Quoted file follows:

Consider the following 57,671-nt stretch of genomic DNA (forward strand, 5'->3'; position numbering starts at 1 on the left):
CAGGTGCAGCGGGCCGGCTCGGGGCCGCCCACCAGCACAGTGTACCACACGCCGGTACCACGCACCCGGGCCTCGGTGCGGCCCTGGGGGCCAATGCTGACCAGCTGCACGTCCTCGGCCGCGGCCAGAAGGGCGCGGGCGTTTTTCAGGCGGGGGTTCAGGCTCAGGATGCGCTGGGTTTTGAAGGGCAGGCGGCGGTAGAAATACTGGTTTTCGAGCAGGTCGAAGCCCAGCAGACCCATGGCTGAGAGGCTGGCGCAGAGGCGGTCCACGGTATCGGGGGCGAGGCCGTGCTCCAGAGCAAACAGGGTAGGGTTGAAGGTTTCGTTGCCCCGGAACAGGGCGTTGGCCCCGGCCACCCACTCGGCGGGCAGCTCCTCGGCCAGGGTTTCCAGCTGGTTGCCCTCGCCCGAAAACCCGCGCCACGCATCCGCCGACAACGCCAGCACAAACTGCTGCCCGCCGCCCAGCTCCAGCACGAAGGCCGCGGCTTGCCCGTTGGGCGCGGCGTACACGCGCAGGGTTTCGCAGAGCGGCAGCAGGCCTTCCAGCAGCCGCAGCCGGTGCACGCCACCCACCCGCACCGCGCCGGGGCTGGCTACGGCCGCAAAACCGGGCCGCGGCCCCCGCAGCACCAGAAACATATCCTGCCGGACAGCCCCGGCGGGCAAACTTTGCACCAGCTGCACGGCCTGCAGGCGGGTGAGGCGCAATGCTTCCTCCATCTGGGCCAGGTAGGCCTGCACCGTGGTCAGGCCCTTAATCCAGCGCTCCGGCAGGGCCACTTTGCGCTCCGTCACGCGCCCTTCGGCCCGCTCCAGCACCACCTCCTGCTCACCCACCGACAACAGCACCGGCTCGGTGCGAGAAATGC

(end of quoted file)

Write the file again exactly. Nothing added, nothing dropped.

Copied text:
Consider the following 57,671-nt stretch of genomic DNA (forward strand, 5'->3'; position numbering starts at 1 on the left):
CAGGTGCAGCGGGCCGGCTCGGGGCCGCCCACCAGCACAGTGTACCACACGCCGGTACCACGCACCCGGGCCTCGGTGCGGCCCTGGGGGCCAATGCTGACCAGCTGCACGTCCTCGGCCGCGGCCAGAAGGGCGCGGGCGTTTTTCAGGCGGGGGTTCAGGCTCAGGATGCGCTGGGTTTTGAAGGGCAGGCGGCGGTAGAAATACTGGTTTTCGAGCAGGTCGAAGCCCAGCAGACCCATGGCTGAGAGGCTGGCGCAGAGGCGGTCCACGGTATCGGGGGCGAGGCCGTGCTCCAGAGCAAACAGGGTAGGGTTGAAGGTTTCGTTGCCCCGGAACAGGGCGTTGGCCCCGGCCACCCACTCGGCGGGCAGCTCCTCGGCCAGGGTTTCCAGCTGGTTGCCCTCGCCCGAAAACCCGCGCCACGCATCCGCCGACAACGCCAGCACAAACTGCTGCCCGCCGCCCAGCTCCAGCACGAAGGCCGCGGCTTGCCCGTTGGGCGCGGCGTACACGCGCAGGGTTTCGCAGAGCGGCAGCAGGCCTTCCAGCAGCCGCAGCCGGTGCACGCCACCCACCCGCACCGCGCCGGGGCTGGCTACGGCCGCAAAACCGGGCCGCGGCCCCCGCAGCACCAGAAACATATCCTGCCGGACAGCCCCGGCGGGCAAACTTTGCACCAGCTGCACGGCCTGCAGGCGGGTGAGGCGCAATGCTTCCTCCATCTGGGCCAGGTAGGCCTGCACCGTGGTCAGGCCCTTAATCCAGCGCTCCGGCAGGGCCACTTTGCGCTCCGTCACGCGCCCTTCGGCCCGCTCCAGCACCACCTCCTGCTCACCCACCGACAACAGCACCGGCTCGGTGCGAGAAATGC